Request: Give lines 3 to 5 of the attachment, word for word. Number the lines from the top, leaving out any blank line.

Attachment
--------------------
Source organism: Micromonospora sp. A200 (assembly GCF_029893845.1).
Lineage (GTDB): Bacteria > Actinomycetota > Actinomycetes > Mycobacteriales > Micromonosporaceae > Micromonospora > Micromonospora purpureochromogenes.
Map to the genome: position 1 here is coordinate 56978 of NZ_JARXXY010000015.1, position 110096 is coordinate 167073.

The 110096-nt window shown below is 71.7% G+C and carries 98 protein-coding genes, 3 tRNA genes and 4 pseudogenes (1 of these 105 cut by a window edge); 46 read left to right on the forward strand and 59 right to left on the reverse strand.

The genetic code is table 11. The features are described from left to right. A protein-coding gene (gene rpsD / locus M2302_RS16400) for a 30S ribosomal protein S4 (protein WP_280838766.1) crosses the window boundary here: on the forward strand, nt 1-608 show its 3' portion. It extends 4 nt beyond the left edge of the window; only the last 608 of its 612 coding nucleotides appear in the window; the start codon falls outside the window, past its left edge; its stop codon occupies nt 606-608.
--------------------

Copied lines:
Map to the genome: position 1 here is coordinate 56978 of NZ_JARXXY010000015.1, position 110096 is coordinate 167073.

The 110096-nt window shown below is 71.7% G+C and carries 98 protein-coding genes, 3 tRNA genes and 4 pseudogenes (1 of these 105 cut by a window edge); 46 read left to right on the forward strand and 59 right to left on the reverse strand.

The genetic code is table 11. The features are described from left to right. A protein-coding gene (gene rpsD / locus M2302_RS16400) for a 30S ribosomal protein S4 (protein WP_280838766.1) crosses the window boundary here: on the forward strand, nt 1-608 show its 3' portion. It extends 4 nt beyond the left edge of the window; only the last 608 of its 612 coding nucleotides appear in the window; the start codon falls outside the window, past its left edge; its stop codon occupies nt 606-608.